The following is from my weekly reviews of Westworld for Culture Fly
It is about damn time Westworld started being about something again. After two weeks where the show’s devotion to ambiguity has stopped it from saying anything interesting, ‘Contrapasso’ gets back to the good stuff and handles humanity’s biggest mystery: nature vs nurture.
The episode starts with a story about a dog. The dog has chased, caught and killed a cat. Society is shocked that the dog has followed its natural programming and doesn’t know how to handle it. Delivered by Anthony Hopkins’s chillingly clipped diction, the story’s allegory is clear: we hide who we are because of the expectations society places on us and breaking out of our loops is shocking but inevitable.
Basically, ‘Contrapasso’ expands on what we’ve already seen — guests go to the park to do sadistic things — and turns it into an intricate yarn that has ramifications for the rest of the season.
Dolores (Evan Rachel Wood) has broken free of her ranchers-daughter loop and has become a bandit with William (Jimmi Simpson) and Logan (Ben Barnes). The trio embarks on a new storyline that sours the dynamic. Logan is every bad male trait wrapped up into one living entity. If you took the worst “fuckboy” and multiplied him by 10, you still wouldn’t reach Logan’s douche levels. Barnes makes him repulsive and his talk of war reinforce the whole nature vs nurture debate.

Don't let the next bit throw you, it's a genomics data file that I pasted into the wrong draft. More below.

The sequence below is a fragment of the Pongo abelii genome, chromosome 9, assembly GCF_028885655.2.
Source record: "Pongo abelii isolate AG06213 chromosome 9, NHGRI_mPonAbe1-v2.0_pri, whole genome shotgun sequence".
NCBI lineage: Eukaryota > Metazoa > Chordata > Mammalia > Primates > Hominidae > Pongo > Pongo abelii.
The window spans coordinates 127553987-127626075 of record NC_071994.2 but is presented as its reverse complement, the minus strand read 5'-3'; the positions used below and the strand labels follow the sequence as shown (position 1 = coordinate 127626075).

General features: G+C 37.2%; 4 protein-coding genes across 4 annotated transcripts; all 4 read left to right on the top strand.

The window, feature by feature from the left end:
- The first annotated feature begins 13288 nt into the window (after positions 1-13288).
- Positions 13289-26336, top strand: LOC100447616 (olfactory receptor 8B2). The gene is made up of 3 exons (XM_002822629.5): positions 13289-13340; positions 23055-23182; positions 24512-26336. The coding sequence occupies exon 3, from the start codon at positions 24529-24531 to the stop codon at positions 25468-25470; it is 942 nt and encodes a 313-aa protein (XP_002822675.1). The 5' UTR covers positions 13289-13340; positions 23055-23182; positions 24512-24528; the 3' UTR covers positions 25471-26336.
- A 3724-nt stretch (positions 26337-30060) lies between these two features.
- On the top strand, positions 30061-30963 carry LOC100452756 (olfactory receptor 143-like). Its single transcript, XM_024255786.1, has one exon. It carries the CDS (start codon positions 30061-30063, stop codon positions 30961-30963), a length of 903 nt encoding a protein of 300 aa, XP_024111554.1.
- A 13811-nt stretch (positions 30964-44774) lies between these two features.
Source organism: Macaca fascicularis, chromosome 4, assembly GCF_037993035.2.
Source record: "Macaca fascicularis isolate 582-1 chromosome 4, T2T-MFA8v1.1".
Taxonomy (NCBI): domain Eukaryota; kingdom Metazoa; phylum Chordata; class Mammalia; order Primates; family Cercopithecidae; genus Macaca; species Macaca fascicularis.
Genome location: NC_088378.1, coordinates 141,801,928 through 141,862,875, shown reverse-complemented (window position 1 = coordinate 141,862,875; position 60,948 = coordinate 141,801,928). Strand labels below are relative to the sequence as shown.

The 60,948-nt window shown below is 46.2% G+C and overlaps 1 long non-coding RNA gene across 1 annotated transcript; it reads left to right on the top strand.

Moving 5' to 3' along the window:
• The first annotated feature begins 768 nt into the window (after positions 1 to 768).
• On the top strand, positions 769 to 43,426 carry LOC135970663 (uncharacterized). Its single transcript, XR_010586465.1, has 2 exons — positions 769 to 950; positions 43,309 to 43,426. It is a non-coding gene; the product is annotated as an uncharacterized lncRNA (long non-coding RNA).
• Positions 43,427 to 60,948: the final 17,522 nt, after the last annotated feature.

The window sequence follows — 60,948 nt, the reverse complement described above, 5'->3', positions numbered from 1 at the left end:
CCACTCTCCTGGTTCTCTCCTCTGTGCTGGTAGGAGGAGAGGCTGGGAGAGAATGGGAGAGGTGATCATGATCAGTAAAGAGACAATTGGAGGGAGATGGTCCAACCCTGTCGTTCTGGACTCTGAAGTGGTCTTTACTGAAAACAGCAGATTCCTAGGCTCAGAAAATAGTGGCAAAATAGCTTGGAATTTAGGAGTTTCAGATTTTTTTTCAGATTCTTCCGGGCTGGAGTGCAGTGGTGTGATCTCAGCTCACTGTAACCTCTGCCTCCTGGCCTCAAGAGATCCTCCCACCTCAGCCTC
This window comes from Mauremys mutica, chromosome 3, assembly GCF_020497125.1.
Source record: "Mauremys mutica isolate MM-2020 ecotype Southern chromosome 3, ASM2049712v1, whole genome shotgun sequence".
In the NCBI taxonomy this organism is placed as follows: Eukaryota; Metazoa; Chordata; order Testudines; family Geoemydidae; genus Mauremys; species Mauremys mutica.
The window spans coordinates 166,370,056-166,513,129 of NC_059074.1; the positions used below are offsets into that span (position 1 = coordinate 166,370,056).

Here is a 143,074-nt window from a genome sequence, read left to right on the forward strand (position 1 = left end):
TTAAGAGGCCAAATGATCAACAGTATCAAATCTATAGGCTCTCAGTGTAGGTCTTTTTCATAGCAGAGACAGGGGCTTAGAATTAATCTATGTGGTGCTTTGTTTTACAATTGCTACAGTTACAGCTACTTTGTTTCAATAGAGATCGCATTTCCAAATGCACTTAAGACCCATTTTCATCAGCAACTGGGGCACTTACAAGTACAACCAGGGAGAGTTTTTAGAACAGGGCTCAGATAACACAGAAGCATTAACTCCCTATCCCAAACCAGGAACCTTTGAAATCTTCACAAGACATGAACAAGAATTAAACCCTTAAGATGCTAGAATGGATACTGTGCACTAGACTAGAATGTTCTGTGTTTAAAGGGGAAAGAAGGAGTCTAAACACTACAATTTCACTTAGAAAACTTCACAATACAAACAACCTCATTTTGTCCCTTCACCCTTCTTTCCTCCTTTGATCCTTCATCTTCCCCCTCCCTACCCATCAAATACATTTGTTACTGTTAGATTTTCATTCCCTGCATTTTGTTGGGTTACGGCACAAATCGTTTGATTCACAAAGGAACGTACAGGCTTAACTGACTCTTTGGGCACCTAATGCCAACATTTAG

Logan wants to join to spark a war because war is the breakdown of society and is the only time “civilised” men can acceptably do uncivilised things. Atrocities are forgiven and Westworld successfully makes the argument that deep down we are cruel and want to reject our inflicted programming to follow our natural instincts. We want to break free of society’s lead so we can chase and kill the cat.
There is now no doubt that a war is coming. Maeve (Thandie Newton) now seems to be aware of her situation, and Dolores has no problem destroying the patriarchy – she’s fed up of being the damsel. The robots are now aware and as they’re talking to the mysterious Arnold it is clear they want to destroy the park.
Who can blame them? The robots, especially the female robots, are playthings controlled by a megalomaniac company. They are Ford’s (Hopkins) way of satisfying his need to play god. But, what exactly are they destroying? In its efforts to bloviate about themes, the show has failed to establish the parameters and muddles its world. It is left unclear just how much damage the hosts can inflict on the guests or whereabouts every character is in relation to each other. Smart writing should be able to communicate complicated ideas in a clear, concise and engaging manner. Westworld fails to do this and is a dumb show masquerading as a smart one.
Nowhere is this clearer than with the dialogue. By trying too hard to create ambiguity and set up future mysteries, the dialogue barely informs us about character. When it does it is so asinine. In an anticipated scene, Ford decides to talk with the Man in Black (Ed Harris). This clash of characters and actors should have been arresting but the dialogue is so basic that not even Hopkins and Harris can save it. The characters just talk in questions without giving answers.
Westworld is a frustrating show. It is too interested in being philosophical that it forgets to double-check what it is saying. But, it has this weird verve that makes it insanely watchable.